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Dazed And Confused

InSite Newsletter, October 2009

"Stock market bubbles don't grow out of thin air. They have a solid basis in reality, but reality as distorted by a misconception."
George Soros (1930-)


This newsletter discusses biases and mistakes that analysts make in covering the solar industry. We begin by discussing why Wall Street completely misses on predictions of the Chinese solar companies. We will also correct a common misconception about oil prices and the solar energy.

For a discussion on how we generate our data, please click here.

Missing the Mark with China

In our previous newsletter, Solar Blindness, we looked at the accuracy of analysts in predicting solar companies' valuations. We found that portfolios constructed based upon analysts' recommendations fared poorly, and that analysts were correct in their calls only about half the time.

When we further scrutinized the accuracy of those predictions we found several biases. The primary bias was one of familiarity or geography: analysts were much worse at predicting the performance of companies outside of the United States. Analysts were wrong 70% of the time in their calls for Chinese solar companies. For one company, Renesola, the analysts were only correct 8% of the time. Table 1 shows this performance.

Companies Accuracy
North American Companies 47%
First Solar (FSLR) 51%
SunPower 50%
Evergreen 40%
Chinese Companies 30%
Canadian Solar 35%
China Sunergy 32%
GT Solar 17%
JA Solar 39%
LDK Solar 44%
Renesola 8%
Suntech 43%
Trina 35%
Yingli 25%

It is a bit more difficult to gather non-US company information and to understand the nuances in these financial statement disclosures, but surely it must be possible for the folks on Wall Street to figure these out.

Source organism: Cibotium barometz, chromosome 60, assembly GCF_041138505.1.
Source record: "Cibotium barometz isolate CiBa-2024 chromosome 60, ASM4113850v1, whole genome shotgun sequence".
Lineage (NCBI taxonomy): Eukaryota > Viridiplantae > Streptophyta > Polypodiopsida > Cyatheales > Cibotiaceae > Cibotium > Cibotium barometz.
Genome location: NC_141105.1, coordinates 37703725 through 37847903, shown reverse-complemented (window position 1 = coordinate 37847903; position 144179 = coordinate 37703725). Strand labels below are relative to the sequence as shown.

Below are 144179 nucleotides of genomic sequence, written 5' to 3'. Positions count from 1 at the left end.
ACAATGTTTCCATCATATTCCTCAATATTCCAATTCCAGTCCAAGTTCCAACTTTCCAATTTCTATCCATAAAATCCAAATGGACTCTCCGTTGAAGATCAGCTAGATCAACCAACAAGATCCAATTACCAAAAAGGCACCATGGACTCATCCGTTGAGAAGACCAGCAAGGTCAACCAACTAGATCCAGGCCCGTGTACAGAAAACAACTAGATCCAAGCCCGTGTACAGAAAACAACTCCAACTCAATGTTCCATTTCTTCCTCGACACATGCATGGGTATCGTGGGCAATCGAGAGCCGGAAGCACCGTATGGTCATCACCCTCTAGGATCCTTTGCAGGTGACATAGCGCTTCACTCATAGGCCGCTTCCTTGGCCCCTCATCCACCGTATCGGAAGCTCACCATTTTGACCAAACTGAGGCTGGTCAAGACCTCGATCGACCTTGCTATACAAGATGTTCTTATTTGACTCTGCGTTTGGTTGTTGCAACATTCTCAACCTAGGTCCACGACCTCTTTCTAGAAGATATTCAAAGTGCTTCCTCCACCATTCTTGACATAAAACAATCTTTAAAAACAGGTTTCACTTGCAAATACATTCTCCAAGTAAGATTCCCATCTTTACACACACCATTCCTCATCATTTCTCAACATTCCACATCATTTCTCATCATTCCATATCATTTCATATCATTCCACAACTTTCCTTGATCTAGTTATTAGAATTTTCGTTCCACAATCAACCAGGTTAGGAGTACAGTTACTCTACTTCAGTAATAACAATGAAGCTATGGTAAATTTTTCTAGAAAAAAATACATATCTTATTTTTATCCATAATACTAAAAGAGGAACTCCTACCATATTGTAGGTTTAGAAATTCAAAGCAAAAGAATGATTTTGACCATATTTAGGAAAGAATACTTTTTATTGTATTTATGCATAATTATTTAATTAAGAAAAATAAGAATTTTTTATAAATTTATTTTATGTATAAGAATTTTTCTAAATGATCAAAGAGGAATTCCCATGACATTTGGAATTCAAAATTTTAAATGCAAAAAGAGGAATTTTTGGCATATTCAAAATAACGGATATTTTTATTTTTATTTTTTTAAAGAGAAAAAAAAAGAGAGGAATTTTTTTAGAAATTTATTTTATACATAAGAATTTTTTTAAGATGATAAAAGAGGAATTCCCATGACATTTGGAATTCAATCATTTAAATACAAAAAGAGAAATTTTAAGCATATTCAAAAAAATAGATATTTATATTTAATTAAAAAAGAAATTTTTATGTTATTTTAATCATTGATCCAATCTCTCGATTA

In our modeling of corporate valuations, only US companies maintained consistently over-valued positions. In addition, even after performance variations were taken out, analysts gave US companies much more aggressive Buy ratings than their Chinese competitors.

A portfolio of Chinese solar companies traded based upon the recommendations of Sell-Side analysts generated very poor results, with average annual returns of -35%, a full 20 points lower than the -15% annual returns for a portfolio of U.S. solar companies.

This bias likely has several underlying causes. First, the investment banks are not as likely to do much business with Chinese companies. As such, the attention given to these companies is not likely to be as detailed, nor is it likely to be as overly optimistic, as analysts tend to be when covering potential customers.

Next, the US investment community is simply not used to a central government that provides ongoing industrial support. As such, analysts often conclude that the current subsidies that the industry receives will go away in the future, leading to pessimism. For anyone with experience in the world of Chinese business, this bias is almost amusing. The central government of China is well known for allocating resources to industries considered to be strategic to China. In addition, this support can take place for extended periods of time. All indications are that China wishes to achieve a leadership position on green energy technologies, and as such, the analystsí continual betting that government support of the solar industry will fade has thus far been a loser's gamble.